Will a new lawsuit create another Napster?
In a rare moment of unity, the world’s biggest music and movie companies have joined forces to anoint a new star — sort of. It’s called FastTrack — a file-sharing network that many have pegged as the new Napster — and its apparent leap to prominence is courtesy of a massive copyright infringement suit filed against it Wednesday by showbiz giants ranging from Sean Combs’ Bad Boy Records to 20th Century Fox.
Citing the availability through FastTrack of downloadable music from ‘N Sync to Bob Dylan and movies including ”American Pie 2” and ”Planet of the Apes,” the lawsuit asks a California U.S. District Court to order a stop to the rampant, um, sharing. But Napster itself (now legally crippled) became a pop-culture buzzword only after Metallica, Dr. Dre, and the whole music industry sued it, creating a monster bigger than the one they were trying to destroy.
One leading digital media analyst, Aram Sinnreich of Jupiter Media Metrix, predicts a similar fate for the industry’s latest target. ”I would be surprised if the immediate effect of this wasn’t to drive millions more consumers into the arms of FastTrack,” he tells EW.com. In fact, the FastTrack network — which comprises users of Morpheus and two similar programs, Kazaa and Grokster — already has about a million people logged on at any given moment, according to the research firm Webnoize.
The firm claimed, in research figures released Wednesday, that a whopping 1.5 billion files passed through FastTrack just last month — which happens to be when the most avid file-traders, freeloading college kids, hopped back onto their campus’ high speed networks. Morpheus, meanwhile, is the most popular free software download on the Internet, according to a chart maintained by CNET’s Download.com.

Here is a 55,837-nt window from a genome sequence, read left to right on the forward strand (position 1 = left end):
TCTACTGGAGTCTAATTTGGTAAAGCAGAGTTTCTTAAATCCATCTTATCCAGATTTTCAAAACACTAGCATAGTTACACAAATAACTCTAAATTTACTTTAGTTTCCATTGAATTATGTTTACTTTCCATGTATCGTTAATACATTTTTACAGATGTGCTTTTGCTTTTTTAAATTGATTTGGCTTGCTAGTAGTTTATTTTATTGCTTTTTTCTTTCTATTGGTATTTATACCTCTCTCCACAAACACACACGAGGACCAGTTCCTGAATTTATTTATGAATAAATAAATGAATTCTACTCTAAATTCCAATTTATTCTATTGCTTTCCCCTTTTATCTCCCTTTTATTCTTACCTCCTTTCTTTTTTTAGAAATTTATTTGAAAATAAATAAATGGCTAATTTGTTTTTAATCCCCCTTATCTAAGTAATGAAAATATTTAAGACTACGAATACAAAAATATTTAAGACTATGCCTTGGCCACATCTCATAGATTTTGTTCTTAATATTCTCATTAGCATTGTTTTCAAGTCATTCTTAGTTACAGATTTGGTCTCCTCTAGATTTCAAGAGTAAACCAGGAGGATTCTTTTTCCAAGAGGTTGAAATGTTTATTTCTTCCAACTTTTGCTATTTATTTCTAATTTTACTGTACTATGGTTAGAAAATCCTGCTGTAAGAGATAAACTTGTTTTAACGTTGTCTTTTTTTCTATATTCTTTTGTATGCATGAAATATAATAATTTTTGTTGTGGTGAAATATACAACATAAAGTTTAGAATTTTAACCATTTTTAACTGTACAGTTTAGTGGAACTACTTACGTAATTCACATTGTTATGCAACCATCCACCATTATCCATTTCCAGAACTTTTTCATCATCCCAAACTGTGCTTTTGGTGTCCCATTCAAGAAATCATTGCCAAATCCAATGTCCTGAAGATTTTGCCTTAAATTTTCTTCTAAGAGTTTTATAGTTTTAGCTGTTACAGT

But an entertainment industry source familiar with the lawsuit says that the music and movie companies behind it are confident that FastTrack won’t hit Napster-like heights. ”The climate has changed. It’s possible that Morpheus will gain more users, but this isn’t new anymore,” the source says. ”People are [already] aware that these services exist.”
In any case, it’s unclear whether the companies behind the various FastTrack programs could shut the network down even if they wanted to. Unlike Napster, which used the company’s central servers to help users search each other’s hard drives for music, FastTrack’s network lets users search and download using only the chain of computers logged onto the system.
As with Napster, users simply type in the name of the song or movie they’re looking for, and search results from other users’ hard drives around the world pop up. ”As long as there’s an Internet and machines using the software, the sharing network will be around for perpetuity,” analyst Sinnreich said.
The entertainment industry’s lawsuit suggests, however, that the companies behind FastTrack are capable of shutting the system down, although it falls short of saying how that might be possible. FastTrack CEO Niklas Zennström said this summer that the only way to stop the system would be to threaten individual users with legal action, a piracy-prevention step that the entertainment industry has, perhaps understandably, been loathe to take. (Zennström and spokespersons for the other programs on FastTrack’s system couldn’t be reached for comment at press time).
So for now, at least, anyone who downloads Morpheus or either of its sister programs has free access to a Napster-like cornucopia of free music well before it hits stores, including such recent selections as Britney Spears’ ”I’m A Slave 4 U,” Michael Jackson’s ”You Rock My World,” and Bruce Springsteen’s ”My City of Ruins.”